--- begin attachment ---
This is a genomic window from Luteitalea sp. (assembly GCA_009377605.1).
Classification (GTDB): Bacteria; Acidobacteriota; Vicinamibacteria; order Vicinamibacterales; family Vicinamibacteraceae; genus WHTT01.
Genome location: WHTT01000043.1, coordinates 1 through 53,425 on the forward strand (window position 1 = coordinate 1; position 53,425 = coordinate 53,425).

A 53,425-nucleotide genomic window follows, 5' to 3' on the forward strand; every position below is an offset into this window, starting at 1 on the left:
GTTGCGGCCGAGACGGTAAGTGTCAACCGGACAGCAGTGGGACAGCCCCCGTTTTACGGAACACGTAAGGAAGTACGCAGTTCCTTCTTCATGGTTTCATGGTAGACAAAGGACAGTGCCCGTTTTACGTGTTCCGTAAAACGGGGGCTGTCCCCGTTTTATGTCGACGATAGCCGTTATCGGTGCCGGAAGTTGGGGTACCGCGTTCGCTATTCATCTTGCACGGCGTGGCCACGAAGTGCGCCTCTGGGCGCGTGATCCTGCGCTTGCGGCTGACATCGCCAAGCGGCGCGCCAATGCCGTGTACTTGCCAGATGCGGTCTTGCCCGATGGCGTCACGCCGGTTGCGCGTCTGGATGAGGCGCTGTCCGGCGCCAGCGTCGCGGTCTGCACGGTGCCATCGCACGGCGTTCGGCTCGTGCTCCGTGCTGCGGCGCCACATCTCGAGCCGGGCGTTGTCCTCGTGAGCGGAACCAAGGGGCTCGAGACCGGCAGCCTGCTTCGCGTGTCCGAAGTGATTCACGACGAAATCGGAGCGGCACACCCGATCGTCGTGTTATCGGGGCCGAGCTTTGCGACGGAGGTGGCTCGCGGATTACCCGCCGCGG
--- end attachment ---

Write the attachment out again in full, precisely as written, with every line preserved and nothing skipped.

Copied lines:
This is a genomic window from Luteitalea sp. (assembly GCA_009377605.1).
Classification (GTDB): Bacteria; Acidobacteriota; Vicinamibacteria; order Vicinamibacterales; family Vicinamibacteraceae; genus WHTT01.
Genome location: WHTT01000043.1, coordinates 1 through 53,425 on the forward strand (window position 1 = coordinate 1; position 53,425 = coordinate 53,425).

A 53,425-nucleotide genomic window follows, 5' to 3' on the forward strand; every position below is an offset into this window, starting at 1 on the left:
GTTGCGGCCGAGACGGTAAGTGTCAACCGGACAGCAGTGGGACAGCCCCCGTTTTACGGAACACGTAAGGAAGTACGCAGTTCCTTCTTCATGGTTTCATGGTAGACAAAGGACAGTGCCCGTTTTACGTGTTCCGTAAAACGGGGGCTGTCCCCGTTTTATGTCGACGATAGCCGTTATCGGTGCCGGAAGTTGGGGTACCGCGTTCGCTATTCATCTTGCACGGCGTGGCCACGAAGTGCGCCTCTGGGCGCGTGATCCTGCGCTTGCGGCTGACATCGCCAAGCGGCGCGCCAATGCCGTGTACTTGCCAGATGCGGTCTTGCCCGATGGCGTCACGCCGGTTGCGCGTCTGGATGAGGCGCTGTCCGGCGCCAGCGTCGCGGTCTGCACGGTGCCATCGCACGGCGTTCGGCTCGTGCTCCGTGCTGCGGCGCCACATCTCGAGCCGGGCGTTGTCCTCGTGAGCGGAACCAAGGGGCTCGAGACCGGCAGCCTGCTTCGCGTGTCCGAAGTGATTCACGACGAAATCGGAGCGGCACACCCGATCGTCGTGTTATCGGGGCCGAGCTTTGCGACGGAGGTGGCTCGCGGATTACCCGCCGCGG